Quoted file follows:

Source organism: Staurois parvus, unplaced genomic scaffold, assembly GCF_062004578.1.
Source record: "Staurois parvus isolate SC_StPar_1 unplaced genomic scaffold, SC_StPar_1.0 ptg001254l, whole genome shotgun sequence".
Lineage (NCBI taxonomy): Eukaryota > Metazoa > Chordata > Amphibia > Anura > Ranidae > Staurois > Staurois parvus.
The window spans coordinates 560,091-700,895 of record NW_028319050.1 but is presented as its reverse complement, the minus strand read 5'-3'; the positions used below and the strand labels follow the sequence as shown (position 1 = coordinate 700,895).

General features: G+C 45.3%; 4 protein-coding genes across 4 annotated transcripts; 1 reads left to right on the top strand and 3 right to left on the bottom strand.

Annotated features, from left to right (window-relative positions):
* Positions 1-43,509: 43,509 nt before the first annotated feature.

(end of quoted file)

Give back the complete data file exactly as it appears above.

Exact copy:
Source organism: Staurois parvus, unplaced genomic scaffold, assembly GCF_062004578.1.
Source record: "Staurois parvus isolate SC_StPar_1 unplaced genomic scaffold, SC_StPar_1.0 ptg001254l, whole genome shotgun sequence".
Lineage (NCBI taxonomy): Eukaryota > Metazoa > Chordata > Amphibia > Anura > Ranidae > Staurois > Staurois parvus.
The window spans coordinates 560,091-700,895 of record NW_028319050.1 but is presented as its reverse complement, the minus strand read 5'-3'; the positions used below and the strand labels follow the sequence as shown (position 1 = coordinate 700,895).

General features: G+C 45.3%; 4 protein-coding genes across 4 annotated transcripts; 1 reads left to right on the top strand and 3 right to left on the bottom strand.

Annotated features, from left to right (window-relative positions):
* Positions 1-43,509: 43,509 nt before the first annotated feature.